We have come a long way from Typhoid Mary (Mary Mallon), an asymptomatic carrier of typhoid fever believed to have infected 53 people, three of whom died. Because she persisted in working as a cook, exposing others to the disease, she was twice forcibly quarantined by authorities. Mallon spent the rest of her life in quarantine.
Returning to the Times:
On Wednesday, Justice Kavanaugh issued a conciliatory concurring opinion emphasizing that he agreed with much of what Chief Justice Roberts had written in dissent.
“I part ways with the chief justice,” he wrote, “on a narrow procedural point.” That point — whether the court should act immediately, notwithstanding Mr. Cuomo’s decision to lift the challenged restrictions for the time being — was, however, enough to decide the case.
The majority opinion was unsigned, but Ross Guberman, an authority on legal writing and the author of “Point Taken: How to Write Like the World’s Best Judges,” said he suspected that its principal author was the newest justice.
“My money is on Justice Barrett,” Mr. Guberman said, pointing to word choices that echoed her opinions on the United States Court of Appeals for the Seventh Circuit. Among them, he said, was “the concession that justices ‘are not public health experts,’” and “the taste for ‘And,’ ‘But,’ and ‘show.’”
The unsigned opinion was mild and measured, which is also characteristic of Justice Barrett’s judicial work. It took issue with what it said were Mr. Cuomo’s unduly harsh restrictions, which had been challenged by, among others, the Roman Catholic Diocese of Brooklyn and two synagogues, the latter of which had argued that Mr. Cuomo had “singled out a particular religion for blame and retribution for an uptick in a societywide pandemic.”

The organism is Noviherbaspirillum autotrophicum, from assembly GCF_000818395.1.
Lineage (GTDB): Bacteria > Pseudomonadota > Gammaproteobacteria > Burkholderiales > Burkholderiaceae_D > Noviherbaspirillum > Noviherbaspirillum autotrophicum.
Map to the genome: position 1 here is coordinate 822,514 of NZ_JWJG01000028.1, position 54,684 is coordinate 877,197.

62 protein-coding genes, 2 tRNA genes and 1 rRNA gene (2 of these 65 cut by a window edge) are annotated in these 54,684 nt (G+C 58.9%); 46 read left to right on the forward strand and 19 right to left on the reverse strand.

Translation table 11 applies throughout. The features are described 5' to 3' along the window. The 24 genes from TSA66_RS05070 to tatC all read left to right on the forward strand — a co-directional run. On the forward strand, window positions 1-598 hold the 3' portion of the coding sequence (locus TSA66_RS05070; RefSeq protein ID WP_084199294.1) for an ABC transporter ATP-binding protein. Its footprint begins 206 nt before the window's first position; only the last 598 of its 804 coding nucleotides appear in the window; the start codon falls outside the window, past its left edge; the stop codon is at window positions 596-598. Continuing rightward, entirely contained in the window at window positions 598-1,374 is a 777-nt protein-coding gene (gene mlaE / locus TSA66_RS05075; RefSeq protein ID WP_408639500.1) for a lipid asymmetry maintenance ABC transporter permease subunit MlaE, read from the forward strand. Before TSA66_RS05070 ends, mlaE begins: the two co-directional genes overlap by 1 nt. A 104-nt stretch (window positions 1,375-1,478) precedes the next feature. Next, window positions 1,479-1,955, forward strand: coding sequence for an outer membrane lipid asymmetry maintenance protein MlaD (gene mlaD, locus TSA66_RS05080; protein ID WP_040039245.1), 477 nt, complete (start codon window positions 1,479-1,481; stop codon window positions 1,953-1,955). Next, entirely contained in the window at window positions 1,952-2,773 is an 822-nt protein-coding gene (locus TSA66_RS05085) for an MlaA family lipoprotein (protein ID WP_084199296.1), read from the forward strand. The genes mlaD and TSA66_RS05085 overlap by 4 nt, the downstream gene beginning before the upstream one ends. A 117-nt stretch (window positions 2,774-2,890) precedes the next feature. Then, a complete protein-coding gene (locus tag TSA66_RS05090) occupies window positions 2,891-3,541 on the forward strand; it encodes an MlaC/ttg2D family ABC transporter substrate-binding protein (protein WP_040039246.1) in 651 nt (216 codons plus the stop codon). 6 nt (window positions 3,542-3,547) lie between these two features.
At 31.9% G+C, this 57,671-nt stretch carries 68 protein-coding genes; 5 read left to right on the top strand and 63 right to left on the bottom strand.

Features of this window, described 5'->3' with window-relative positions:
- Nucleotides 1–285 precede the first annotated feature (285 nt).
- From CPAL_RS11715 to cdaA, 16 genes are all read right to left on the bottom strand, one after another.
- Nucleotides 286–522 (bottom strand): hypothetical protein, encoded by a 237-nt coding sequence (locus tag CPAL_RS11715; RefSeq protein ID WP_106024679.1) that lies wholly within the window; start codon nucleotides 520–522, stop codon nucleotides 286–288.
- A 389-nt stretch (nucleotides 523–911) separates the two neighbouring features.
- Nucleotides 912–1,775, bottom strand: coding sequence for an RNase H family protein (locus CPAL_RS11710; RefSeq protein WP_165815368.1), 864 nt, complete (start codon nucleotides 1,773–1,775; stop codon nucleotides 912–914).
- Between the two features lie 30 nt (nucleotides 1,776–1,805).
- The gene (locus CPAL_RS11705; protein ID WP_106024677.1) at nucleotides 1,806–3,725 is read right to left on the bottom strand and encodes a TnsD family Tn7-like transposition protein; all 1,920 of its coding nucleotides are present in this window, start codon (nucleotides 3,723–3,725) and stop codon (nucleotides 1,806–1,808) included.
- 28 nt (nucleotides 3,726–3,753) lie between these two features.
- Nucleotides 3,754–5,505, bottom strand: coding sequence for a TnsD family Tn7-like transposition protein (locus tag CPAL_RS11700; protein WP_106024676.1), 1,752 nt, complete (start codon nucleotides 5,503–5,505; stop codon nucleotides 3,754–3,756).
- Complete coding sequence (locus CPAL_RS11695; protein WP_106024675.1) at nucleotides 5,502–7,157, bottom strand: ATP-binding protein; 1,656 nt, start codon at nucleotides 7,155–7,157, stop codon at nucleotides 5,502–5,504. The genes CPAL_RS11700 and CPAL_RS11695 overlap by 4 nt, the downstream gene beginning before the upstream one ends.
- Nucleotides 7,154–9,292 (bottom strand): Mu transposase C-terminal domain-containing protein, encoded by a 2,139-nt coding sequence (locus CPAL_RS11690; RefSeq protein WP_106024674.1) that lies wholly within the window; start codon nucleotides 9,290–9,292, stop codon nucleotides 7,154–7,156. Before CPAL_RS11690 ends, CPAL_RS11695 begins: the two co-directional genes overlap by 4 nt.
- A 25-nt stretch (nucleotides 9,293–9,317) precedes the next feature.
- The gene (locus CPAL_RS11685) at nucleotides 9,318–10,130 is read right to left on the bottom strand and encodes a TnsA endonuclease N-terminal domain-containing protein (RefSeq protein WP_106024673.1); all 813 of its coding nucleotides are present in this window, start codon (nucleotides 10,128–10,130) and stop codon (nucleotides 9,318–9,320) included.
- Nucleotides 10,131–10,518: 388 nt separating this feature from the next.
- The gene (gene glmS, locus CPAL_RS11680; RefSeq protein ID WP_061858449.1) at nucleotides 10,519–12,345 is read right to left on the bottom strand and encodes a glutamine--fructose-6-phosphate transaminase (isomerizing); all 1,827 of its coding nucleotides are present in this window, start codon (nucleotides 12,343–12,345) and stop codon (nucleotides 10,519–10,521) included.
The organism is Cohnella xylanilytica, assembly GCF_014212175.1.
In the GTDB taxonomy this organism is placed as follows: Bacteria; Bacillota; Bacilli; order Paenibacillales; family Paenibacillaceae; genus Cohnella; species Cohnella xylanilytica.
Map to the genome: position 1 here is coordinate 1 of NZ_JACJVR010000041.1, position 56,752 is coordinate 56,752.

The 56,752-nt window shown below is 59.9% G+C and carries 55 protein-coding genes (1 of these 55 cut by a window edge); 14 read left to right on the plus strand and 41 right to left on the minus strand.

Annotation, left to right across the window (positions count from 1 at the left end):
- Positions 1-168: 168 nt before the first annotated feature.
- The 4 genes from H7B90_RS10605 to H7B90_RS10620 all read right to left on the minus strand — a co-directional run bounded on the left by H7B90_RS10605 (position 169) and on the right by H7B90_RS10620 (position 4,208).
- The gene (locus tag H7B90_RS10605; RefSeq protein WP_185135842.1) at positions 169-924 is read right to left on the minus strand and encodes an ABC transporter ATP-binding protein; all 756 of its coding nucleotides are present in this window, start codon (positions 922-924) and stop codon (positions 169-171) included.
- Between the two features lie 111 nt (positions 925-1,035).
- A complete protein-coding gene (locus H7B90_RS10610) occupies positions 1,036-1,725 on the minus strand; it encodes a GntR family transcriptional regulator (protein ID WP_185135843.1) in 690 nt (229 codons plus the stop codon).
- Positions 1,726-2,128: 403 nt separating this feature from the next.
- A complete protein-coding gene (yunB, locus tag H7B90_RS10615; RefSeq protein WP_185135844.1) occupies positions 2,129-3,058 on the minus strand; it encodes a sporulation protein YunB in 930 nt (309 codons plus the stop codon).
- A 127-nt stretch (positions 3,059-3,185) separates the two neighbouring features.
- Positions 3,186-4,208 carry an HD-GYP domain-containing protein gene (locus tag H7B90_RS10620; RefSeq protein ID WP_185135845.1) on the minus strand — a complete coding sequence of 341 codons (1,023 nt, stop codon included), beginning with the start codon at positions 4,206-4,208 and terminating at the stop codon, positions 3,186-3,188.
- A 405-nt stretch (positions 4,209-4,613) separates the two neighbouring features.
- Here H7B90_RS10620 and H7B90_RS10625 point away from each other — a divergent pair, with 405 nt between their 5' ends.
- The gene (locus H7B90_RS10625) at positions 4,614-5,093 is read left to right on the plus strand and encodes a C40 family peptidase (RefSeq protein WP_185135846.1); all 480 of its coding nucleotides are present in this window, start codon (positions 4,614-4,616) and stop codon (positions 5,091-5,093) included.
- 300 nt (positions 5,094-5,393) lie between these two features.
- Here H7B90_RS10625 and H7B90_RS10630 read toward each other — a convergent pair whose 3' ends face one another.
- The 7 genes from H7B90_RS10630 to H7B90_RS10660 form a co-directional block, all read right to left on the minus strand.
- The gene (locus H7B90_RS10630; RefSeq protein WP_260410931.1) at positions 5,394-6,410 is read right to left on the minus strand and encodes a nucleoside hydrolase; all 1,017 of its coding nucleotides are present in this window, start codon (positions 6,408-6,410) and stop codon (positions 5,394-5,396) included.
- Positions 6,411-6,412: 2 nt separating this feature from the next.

The majority opinion said less restrictive measures would work.
“Among other things, the maximum attendance at a religious service could be tied to the size of the church or synagogue,” the opinion said. “It is hard to believe that admitting more than 10 people to a 1,000-seat church or 400-seat synagogue would create a more serious health risk than the many other activities that the state allows.”
The opinion said the state had treated secular businesses more favorably than houses of worship.
“The list of ‘essential’ businesses includes things such as acupuncture facilities, camp grounds, garages, as well as many whose services are not limited to those that can be regarded as essential, such as all plants manufacturing chemicals and microelectronics and all transportation facilities,” the opinion said.